identified that the American Coke samples were the same, but thought that the two
Mexican Coke samples were different). Thus, I conclude that Mexican Coke and American Coke do not have a strong enough difference in flavor
to be readily detectable.
That doesn't mean that Mexican Coke isn't perceived as better with your eyes open; it may be all in your head, but if you enjoy Mexican Coke more that is real to you. After all, even when they know that they're taking a placebo, patients may still show improved health relative to patients with no treatment
Here is the raw data
for those interested (updated to include the 2nd and 3rd tests). Samples 1 and 2 both turned out to be Mexican
Coke, Sample 3 was the American Coke in a plastic bottle, Sample 4 was
the American Coke in a can.
Although we had a small sample size, with nine people including three regular Coke drinkers, if there was a clear taste difference someone should have been able to distinguish it. In fact, purely by guessing randomly there was a 75% chance that one or more person would correctly pair the samples, and a 49% chance that someone would correctly identify all samples. See the EDIT note below for the results of a second and third taste test!
I generally have a pretty good palate, but since I never drink soft drinks, I was pretty overwhelmed by how sweet and tart the Coke was. As such, asking me to distinguish between Cokes may be like asking a classical music critic to compare Pantera to Napalm Death (i.e. there may well be a difference, with the fault lying in the lack of context /training of the observer).
For a future test, it would be ideal to change the order of the tasting, as other research has found that the first sip is often perceived differently from further sips. I went back and forth several times between the samples, and the more I tasted the more they tasted identical to me (earlier I mistakenly grouped the four samples into mismatched pairs). I'd also like to do a taste test with plain sugar and plain HFCS dissolved in pure water, to see if people can tell the difference with all other factors absolutely identical.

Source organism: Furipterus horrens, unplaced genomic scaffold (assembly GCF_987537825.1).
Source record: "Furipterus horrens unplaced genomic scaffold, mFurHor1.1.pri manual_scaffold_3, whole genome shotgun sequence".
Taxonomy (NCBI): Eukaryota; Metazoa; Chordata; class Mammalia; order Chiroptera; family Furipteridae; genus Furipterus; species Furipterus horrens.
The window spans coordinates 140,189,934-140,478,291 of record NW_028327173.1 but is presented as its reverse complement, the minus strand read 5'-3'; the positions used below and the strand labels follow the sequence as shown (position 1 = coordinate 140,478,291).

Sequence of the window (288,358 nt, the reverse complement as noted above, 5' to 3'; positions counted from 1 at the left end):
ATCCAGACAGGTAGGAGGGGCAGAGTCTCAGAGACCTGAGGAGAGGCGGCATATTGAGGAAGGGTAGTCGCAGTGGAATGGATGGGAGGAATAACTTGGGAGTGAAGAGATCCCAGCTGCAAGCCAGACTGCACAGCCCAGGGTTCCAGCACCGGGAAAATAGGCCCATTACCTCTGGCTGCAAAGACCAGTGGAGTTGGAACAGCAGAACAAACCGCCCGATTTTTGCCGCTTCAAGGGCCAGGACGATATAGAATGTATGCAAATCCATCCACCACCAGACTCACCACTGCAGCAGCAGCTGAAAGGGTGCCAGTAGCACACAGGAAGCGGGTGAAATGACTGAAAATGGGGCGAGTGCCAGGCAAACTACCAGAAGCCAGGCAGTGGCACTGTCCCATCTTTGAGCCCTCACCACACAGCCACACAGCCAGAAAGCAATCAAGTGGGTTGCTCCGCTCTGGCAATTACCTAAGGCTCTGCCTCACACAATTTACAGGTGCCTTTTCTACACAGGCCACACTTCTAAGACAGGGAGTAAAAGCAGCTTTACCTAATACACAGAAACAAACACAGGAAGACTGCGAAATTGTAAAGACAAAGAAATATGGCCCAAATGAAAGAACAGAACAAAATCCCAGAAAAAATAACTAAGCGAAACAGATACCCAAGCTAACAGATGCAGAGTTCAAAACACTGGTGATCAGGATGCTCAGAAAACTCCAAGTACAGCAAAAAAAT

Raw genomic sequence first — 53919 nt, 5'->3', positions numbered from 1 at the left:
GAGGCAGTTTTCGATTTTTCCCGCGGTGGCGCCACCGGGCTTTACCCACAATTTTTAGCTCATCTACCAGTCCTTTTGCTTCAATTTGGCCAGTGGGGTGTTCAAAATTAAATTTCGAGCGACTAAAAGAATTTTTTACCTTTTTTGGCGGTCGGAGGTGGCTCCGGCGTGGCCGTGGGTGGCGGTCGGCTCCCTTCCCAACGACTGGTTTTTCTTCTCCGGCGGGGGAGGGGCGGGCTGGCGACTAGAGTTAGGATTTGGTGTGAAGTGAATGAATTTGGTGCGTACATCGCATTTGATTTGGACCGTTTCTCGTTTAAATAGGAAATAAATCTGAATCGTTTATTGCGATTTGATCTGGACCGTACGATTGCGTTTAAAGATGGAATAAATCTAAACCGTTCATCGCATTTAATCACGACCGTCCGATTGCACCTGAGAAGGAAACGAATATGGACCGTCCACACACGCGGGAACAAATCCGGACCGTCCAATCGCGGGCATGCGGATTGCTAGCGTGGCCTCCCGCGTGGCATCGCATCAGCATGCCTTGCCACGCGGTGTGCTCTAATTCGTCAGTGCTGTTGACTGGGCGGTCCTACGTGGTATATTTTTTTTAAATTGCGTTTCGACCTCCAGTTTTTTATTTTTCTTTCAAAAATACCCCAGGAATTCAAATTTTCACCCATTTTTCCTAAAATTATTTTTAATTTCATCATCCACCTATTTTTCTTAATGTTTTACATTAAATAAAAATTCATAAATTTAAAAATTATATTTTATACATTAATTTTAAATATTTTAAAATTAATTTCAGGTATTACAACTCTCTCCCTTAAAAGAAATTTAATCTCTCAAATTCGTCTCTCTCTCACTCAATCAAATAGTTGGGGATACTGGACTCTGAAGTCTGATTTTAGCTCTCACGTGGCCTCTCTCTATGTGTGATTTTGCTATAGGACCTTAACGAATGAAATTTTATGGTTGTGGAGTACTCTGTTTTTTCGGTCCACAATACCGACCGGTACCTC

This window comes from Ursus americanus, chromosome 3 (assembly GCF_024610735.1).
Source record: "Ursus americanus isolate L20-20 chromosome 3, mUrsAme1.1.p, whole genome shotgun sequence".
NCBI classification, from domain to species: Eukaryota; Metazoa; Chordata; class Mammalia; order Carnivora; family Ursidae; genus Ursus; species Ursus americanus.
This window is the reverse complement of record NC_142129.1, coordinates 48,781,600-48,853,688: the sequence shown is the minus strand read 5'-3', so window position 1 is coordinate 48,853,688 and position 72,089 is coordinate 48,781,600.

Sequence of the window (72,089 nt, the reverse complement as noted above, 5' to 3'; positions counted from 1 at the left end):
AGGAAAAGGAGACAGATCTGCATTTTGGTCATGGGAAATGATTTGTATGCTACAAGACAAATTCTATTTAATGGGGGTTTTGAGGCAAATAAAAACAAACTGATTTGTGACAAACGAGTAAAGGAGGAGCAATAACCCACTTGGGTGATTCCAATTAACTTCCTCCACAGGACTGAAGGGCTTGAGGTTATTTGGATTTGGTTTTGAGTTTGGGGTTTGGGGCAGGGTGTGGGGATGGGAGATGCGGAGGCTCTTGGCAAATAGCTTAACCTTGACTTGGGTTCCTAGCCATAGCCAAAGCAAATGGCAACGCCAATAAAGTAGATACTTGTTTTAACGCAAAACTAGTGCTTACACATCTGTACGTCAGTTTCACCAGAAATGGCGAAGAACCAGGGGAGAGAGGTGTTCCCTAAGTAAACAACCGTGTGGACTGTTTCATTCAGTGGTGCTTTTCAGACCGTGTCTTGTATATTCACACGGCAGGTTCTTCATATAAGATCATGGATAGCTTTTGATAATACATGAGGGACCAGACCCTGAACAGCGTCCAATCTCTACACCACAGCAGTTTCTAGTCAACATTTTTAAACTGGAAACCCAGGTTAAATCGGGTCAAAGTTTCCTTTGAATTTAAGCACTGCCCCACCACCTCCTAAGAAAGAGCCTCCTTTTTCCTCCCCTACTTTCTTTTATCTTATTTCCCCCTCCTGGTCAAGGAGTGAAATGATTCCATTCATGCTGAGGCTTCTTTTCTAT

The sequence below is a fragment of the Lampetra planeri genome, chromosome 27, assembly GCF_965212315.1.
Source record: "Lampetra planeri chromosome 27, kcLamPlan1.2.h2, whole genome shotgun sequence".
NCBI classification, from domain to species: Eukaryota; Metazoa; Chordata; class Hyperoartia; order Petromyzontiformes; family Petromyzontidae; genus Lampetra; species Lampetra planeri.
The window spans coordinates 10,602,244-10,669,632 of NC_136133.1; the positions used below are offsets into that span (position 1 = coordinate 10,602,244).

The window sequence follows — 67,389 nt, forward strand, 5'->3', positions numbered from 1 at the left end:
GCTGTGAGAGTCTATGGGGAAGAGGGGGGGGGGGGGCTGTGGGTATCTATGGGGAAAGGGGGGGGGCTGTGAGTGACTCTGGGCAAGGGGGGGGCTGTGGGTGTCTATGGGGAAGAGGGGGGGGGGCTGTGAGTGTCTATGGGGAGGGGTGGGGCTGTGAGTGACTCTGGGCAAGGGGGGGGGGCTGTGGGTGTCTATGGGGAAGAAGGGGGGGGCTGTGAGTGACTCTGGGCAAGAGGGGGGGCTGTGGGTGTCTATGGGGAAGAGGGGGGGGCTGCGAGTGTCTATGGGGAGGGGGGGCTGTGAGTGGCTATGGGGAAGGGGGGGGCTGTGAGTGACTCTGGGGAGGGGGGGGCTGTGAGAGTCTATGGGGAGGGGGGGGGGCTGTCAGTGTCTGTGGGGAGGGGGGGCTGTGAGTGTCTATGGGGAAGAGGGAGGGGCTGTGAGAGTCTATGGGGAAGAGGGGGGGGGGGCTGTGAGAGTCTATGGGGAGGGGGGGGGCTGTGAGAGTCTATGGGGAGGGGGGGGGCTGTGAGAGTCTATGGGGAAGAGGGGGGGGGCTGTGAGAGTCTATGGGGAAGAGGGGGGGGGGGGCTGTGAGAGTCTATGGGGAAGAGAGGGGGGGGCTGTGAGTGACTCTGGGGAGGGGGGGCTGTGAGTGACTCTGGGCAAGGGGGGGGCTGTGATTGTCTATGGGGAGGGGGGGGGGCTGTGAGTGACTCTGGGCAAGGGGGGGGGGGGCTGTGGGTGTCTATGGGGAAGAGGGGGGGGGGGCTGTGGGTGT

Have you done your own taste test? If so, let me know about it in the comments!
EDIT: Since the industry standard for taste tests is a "triangle" test where two samples are identical and one is not, some people have asked why I went with four. There are two reasons. First, since I couldn't get American coke in glass bottles, I wanted to see if a plastic bottle vs a can made a difference. With only three samples, in theory every sample could have been slightly different, whereas with four I could be confident that if there was a noticeable difference, at least two of the samples should have been consistently paired (the two Mexican coke ones).
The second reason is to increase the confidence of the findings. With a triangle test, a taster has a 33% chance of randomly picking which of the three samples is different ("sample #2 is different"), and a 17% chance of correctly identifying all samples by chance (e.g. "#1 is American Coke, #2 is Mexican Coke, and #3 is American Coke"). While having two samples of each kind of Coke does not
affect these probabilities, by telling tasters that the experimental setup is either
two pairs of each sample, or